#1 is an ad hominem logical falacy, and incidently it was the major argument against Noah. Don't worry, I don't feel like Noah. But we shouldnt miss the parallel between Noah's day and our day. We should be both temporally and spiritually prepared for anything.
#2 The Bible says, "Why call ye me Lord Lord, and do not what I say" That is, God has given us a brain and 2 hands. He expects us to do our part. As the addage goes "Act like everthing depends on us, and pray like everything depends on God." This principle also applies to grace and works.
When Joseph was sold into Egypt he was able to convince the Pharoah to store wheat during the years of plenty in preparation for the years of famine. Though this preparation, Joseph was able to save his family from starvation during the famine. I think there is an important lesson here. The themes in the Bible are important because they repeat themselves over and over again in both a temporal (physical/literal) way as well as in a spiritual (personal) way. In this way, all Bible stories have both literal and figurative meaning and literal and spiritual fulfillment.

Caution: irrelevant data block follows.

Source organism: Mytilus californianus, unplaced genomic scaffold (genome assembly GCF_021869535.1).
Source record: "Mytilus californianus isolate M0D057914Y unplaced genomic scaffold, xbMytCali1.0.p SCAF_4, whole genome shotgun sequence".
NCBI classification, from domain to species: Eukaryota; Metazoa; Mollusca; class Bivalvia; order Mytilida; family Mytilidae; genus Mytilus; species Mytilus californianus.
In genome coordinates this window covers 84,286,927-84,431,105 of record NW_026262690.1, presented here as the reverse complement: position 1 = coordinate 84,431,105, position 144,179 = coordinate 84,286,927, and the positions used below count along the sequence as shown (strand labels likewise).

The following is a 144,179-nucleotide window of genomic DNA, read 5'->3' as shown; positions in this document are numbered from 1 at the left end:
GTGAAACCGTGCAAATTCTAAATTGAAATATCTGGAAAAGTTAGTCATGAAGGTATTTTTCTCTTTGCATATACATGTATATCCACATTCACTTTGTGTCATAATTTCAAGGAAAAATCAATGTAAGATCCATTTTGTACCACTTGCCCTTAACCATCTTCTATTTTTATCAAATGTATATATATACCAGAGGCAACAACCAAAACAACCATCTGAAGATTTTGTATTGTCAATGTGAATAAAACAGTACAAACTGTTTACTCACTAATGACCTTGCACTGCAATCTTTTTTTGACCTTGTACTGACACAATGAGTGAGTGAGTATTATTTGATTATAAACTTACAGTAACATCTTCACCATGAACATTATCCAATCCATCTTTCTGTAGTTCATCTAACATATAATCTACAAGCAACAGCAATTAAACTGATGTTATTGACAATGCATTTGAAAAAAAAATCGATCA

#3 Rapture. I was surprised the first time I heard this response. The Bible talks about an event where the good people are lifted up to meet Christ in the air at his second coming. However, this event is clearly placed at the end of a period of trouble called "the tribulation" and not before it (other evangelicals agree). So, I do not believe that preparing for emergencies that have happened, and will happen again, is somehow not showing faith in God's promises. Especially because Latter-day Saints know we have been commanded to keep a year supply by a prophet of God.